Interviewing With a Startup

#1. Have an honest conversation about compensation.

If you’re leaving a position at an established company to work with a startup, you need to be prepared for the reality that you’ll make less money. However, you’re not sacrificing that income for nothing. You’re exchanging that potential income for equity in the startup. But, it’s still a sacrifice that will require a change in your living standards.

Going from making $100,000 a year to $40,000 is going to be an adjustment. It’s important that you have an open conversation about how you’re planning to make that adjustment.

Maybe your spouse recently got a raise or you’ve saved up to cover the limited salary in order to be a part of the startup. Whatever it is, be honest and talk about it.

#2. Talk about risk tolerance.

Risk is a reality in any business, but there’s significantly more risk when you decide to work with a startup. Obviously, you wouldn’t be interviewing with a startup if you didn’t think it was worth the risk. It is important to communicate that you understand the risks exist, as well as how you’ll weather them.

Let the founder know what kind of safety net you have in place. As well as how long you’ll be able to live off of a limited salary. It’s one thing to take a pay cut for a few months, but a whole other matter to take one for a few years.

#3. Give them your why.

Next, if you’re leaving a stable, high-paying job in order to take the risk of being a part of a startup, there’s a reason for it. No one would take that kind of gamble if they didn’t believe it would pay off. You need to make sure they know why.

Let the founder know why you believe so much in their startup that you’re willing to take the risk. Tell them why you’re passionate about their business. You should also tell them why you’re willing to put so much on the line to be a part of it.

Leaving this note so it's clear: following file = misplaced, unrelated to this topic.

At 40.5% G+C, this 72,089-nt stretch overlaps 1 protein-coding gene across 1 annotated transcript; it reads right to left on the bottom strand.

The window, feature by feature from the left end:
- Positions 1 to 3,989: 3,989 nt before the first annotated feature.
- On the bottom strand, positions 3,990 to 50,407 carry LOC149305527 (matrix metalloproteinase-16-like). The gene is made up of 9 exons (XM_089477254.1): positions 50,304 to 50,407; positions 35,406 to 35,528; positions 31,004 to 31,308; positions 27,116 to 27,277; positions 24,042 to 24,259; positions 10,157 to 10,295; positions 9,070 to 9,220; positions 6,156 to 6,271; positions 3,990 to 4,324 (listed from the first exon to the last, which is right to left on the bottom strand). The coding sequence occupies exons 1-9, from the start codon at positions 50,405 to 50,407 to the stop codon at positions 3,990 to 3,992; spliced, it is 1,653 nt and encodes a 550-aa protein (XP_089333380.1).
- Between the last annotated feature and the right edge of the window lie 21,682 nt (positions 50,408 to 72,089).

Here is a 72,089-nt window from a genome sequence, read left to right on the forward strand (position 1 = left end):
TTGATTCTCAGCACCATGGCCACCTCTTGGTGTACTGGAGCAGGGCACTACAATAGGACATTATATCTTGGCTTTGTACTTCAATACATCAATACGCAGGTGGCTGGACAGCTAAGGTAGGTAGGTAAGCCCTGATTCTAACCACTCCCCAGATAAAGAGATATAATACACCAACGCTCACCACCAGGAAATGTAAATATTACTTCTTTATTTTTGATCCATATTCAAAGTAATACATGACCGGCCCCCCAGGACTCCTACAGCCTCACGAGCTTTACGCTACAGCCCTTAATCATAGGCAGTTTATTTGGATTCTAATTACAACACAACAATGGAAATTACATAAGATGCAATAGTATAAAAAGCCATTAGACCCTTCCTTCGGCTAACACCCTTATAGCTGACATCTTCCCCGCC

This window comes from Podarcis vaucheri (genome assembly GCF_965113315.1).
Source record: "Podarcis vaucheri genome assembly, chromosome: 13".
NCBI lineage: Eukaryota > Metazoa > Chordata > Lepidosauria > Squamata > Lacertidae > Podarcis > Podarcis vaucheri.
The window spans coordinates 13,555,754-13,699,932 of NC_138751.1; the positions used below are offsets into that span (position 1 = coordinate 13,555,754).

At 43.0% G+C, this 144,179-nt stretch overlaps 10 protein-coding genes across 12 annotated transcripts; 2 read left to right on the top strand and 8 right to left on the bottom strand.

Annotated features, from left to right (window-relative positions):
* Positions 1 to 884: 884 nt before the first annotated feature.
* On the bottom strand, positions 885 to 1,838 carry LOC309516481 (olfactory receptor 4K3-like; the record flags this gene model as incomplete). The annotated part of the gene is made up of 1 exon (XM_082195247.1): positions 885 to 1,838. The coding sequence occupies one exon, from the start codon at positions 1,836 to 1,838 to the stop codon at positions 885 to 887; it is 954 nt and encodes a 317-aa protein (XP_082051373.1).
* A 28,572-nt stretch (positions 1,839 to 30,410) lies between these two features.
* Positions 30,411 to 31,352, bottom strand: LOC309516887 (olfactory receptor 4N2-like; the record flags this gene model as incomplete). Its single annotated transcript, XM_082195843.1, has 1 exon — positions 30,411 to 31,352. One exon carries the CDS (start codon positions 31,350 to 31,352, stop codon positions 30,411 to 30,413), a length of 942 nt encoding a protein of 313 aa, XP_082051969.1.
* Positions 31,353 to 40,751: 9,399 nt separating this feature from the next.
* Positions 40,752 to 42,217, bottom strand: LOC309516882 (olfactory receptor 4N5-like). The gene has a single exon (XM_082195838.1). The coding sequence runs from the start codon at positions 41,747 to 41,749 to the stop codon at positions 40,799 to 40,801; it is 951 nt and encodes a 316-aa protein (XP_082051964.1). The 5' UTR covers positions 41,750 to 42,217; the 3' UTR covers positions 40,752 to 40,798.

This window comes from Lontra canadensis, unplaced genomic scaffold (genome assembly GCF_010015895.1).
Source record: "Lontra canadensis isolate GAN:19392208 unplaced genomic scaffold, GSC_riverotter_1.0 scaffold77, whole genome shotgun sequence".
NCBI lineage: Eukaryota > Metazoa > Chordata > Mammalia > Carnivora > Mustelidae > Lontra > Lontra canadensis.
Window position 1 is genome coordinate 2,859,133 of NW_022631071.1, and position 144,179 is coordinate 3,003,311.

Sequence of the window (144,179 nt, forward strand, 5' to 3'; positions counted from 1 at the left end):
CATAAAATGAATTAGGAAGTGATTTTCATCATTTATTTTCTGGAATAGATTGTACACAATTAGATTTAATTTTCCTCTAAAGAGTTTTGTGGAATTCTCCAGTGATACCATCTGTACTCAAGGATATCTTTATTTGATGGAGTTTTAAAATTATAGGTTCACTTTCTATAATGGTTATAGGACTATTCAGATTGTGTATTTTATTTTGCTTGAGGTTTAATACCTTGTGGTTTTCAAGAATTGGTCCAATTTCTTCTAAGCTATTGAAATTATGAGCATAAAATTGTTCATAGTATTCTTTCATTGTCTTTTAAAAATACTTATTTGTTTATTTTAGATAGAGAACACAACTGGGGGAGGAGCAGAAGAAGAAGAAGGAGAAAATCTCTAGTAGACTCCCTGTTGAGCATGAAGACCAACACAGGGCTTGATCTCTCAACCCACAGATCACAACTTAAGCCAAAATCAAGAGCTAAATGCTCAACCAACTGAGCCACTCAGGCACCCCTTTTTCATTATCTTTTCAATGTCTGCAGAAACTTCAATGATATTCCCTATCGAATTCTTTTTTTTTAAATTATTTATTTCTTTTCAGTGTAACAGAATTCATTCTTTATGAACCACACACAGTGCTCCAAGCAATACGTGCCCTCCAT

#4. Give examples of how you’ve handled other big transitions in your past.

The transition from working for a large corporation to a startup is going to be a big one. In fact, it will probably be a shock to your system.

You’ll have fewer processes and tools to fall back on. You’ll have to be able to stay nimble to cope with the frequent changes. Additionally, You’ll have to rely a lot more on your talent and creativity. Suffice it to say, it will be a big difference.

While you may not have made the specific transition to a startup in your career, you’ve probably dealt with other big transitions. Let the startup know about those transitions and how you’ve handled them.

#5. Convince them of your growth potential.

Things are changing quickly all the time in a startup, and what you’ve been hired for today will probably end up looking very different in a year or even a few months from now. It’s important to let the founder know that you’re aware of that, and that you’re capable of handling whatever your position may grow into.

For example, if you’re getting in the door of a startup as a social media director, let the founder know that you have the skill, experience, or potential to eventually become the head of the entire marketing department.

#6. Show your value.

If the founder of a startup is about to hire someone for $40,000 or $50,000 a year plus benefits, they need to know that they are worth the investment. By proving that you can add value to the organization, you can avoid being seen as an expense.

Startup founders see things in terms of how they impact their bottom line, and that includes who they hire. During your interview, make it clear what kind of value you can bring to the startup and why you’re worth the investment.

#7. Be ready to give it your all.

Working for a startup is not easy, and it’s not for people who are looking to meet the minimum requirements and go home. Successful startups require people who are willing to put in the long hours and hard work to make it happen because they are passionate about the mission.

If you’re not 100-percent sold on the organization and you’re not ready to dedicate yourself fully to the mission, do yourself — and the startup — a favor, and walk away.